Rescue is our second
 major activity after CNVR 

Street dogs in Thailand are often fed by locals and have a safe place to sleep, but when they get sick or have accidents, their human guardians often can’t afford veterinary care or basic medicines.  
As the only rescue facility in the province we deal with an ever growing number of rescue dogs.  

Our approach

At present we rescue around 30 dogs per month, a combination of animals brought to the Farm, emergency call outs and sick or injured dogs we find through our mobile work.  
Wherever possible we return dogs after treatment to the communities with which they are familiar. This is often the kindest thing to do as not all street dogs can adapt to a shelter environment, it also helps ease crowding on the Farm. 

Road traffic is a major source of accidents

Street dogs in Thailand linger by the side of the road during the day hoping to find discarded food and at night to enjoy the warm tarmac. Accidents are common, rarely reported and dogs are left to suffer and die from their injuries.  
We treat open, infected wounds, repair limb and hip fractures and perform amputations and other soft tissue surgery under gaseous anaesthesia. With treatment and rehabilitation many can learn to walk again, including amputees and our wheelchair dogs.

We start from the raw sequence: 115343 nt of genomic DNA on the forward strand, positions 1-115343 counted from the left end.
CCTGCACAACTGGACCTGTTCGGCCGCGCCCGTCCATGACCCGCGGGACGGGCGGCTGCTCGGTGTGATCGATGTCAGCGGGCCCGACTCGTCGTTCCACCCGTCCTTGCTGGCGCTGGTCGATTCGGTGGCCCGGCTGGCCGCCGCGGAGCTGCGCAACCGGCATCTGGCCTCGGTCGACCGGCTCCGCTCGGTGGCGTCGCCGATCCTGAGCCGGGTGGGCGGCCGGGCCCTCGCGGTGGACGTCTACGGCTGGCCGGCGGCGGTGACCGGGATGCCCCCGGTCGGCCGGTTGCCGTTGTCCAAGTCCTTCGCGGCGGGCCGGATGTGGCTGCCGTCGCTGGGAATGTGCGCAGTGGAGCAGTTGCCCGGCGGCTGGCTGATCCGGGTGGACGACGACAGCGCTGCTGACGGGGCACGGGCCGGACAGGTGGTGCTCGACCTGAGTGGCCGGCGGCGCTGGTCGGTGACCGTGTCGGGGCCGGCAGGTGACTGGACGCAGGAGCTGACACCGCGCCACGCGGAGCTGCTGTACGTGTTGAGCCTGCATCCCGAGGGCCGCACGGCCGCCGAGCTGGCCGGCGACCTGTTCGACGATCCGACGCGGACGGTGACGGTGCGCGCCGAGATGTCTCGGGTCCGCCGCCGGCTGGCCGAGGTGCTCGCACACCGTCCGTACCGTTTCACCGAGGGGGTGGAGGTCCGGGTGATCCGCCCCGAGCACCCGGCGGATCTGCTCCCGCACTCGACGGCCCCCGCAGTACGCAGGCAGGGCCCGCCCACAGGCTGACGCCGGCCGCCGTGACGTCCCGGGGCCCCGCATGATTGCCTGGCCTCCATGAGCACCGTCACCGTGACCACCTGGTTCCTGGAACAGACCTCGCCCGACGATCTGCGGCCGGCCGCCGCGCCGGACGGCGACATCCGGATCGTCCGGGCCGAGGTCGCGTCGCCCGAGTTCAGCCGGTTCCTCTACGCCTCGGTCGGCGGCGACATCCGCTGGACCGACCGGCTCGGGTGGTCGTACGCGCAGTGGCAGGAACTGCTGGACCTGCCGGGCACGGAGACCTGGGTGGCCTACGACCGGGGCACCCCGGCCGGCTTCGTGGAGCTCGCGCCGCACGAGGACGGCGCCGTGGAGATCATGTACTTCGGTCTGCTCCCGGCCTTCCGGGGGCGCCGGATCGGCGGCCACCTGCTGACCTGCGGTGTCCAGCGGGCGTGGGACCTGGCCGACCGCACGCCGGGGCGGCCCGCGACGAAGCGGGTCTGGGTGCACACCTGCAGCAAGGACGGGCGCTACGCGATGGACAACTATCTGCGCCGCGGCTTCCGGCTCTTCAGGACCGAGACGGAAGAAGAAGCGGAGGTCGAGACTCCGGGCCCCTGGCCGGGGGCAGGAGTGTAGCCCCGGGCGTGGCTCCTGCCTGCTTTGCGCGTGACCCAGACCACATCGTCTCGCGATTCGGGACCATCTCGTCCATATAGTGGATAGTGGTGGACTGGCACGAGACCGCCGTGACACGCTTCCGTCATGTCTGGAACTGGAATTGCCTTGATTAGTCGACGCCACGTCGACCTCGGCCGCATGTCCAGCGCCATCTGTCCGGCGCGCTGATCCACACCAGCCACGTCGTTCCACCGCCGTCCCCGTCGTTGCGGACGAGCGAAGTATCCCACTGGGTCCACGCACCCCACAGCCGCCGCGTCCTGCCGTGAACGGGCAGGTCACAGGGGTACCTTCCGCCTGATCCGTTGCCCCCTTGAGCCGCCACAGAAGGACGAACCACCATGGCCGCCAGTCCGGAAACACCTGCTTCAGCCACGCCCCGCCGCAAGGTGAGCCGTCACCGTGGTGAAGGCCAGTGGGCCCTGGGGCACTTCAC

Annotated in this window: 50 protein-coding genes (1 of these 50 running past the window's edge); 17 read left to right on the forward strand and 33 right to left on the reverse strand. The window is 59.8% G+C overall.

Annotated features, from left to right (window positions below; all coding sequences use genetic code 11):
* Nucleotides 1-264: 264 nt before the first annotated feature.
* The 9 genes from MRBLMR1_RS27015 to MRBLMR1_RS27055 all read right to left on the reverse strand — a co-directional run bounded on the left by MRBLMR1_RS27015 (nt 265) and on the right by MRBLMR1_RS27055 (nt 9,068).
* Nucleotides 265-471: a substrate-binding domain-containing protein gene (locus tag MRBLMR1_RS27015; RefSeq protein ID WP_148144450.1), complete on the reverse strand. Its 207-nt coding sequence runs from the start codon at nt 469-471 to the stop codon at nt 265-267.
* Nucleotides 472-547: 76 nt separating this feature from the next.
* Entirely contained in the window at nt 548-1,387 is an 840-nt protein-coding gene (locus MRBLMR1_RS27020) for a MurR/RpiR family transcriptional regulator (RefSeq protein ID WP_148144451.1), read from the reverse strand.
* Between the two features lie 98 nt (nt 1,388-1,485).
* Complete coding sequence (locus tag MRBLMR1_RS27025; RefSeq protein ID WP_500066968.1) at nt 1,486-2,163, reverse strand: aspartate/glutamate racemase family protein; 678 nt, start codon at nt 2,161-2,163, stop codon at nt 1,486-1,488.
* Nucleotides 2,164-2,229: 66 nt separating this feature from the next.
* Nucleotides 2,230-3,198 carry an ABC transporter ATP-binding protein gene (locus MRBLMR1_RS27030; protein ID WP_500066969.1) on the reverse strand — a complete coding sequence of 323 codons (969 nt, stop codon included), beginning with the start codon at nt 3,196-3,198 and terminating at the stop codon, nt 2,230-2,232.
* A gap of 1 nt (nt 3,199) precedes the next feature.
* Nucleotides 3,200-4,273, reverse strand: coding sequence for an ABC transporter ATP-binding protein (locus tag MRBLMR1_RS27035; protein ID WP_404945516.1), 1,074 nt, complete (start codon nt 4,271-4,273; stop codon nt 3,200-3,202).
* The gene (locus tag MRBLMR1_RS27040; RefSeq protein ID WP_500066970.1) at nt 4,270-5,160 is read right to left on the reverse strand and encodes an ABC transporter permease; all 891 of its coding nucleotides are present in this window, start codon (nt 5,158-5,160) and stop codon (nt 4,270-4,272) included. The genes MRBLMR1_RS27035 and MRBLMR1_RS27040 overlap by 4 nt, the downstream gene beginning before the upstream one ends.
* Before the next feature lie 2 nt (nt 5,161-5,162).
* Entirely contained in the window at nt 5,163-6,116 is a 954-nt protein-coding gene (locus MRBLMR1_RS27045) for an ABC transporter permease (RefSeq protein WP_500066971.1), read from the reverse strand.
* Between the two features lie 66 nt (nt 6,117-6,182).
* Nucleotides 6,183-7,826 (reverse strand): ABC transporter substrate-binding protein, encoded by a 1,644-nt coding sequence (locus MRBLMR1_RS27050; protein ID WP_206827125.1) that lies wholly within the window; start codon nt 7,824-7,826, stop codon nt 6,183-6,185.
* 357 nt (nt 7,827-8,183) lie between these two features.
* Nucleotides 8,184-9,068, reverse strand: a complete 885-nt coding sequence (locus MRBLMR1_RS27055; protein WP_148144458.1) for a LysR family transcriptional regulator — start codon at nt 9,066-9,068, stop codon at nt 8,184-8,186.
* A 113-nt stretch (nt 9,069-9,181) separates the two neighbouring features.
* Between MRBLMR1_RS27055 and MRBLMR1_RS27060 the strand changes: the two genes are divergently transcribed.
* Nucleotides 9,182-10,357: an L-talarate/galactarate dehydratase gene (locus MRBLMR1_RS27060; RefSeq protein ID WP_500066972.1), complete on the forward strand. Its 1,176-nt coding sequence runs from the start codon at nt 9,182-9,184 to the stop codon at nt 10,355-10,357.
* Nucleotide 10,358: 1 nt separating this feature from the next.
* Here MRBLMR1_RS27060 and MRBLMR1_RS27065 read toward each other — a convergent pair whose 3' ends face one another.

And disease is rife 

Street dogs are exposed to an unforgiving climate of extreme heat and driving rain which brings disease and parasites.  
They also suffer from dog fights, attacks from other animals and human cruelty.  
We regularly treat badly infected, sometimes maggot infested wounds, TVT (cancer), distemper, parvovirus, renal failure, blood parasites and flea and tick infestations alongside many other conditions. 

Our new dog hospital

We recently built a new dog hospital with an expanded area for CNVR and emergency rescue, together with an isolation ward, laundry and instrument preparation rooms and general storage, staff and office areas.

We have also upgraded our diagnostic facilities to include blood analysis machines, X ray and ultrasound.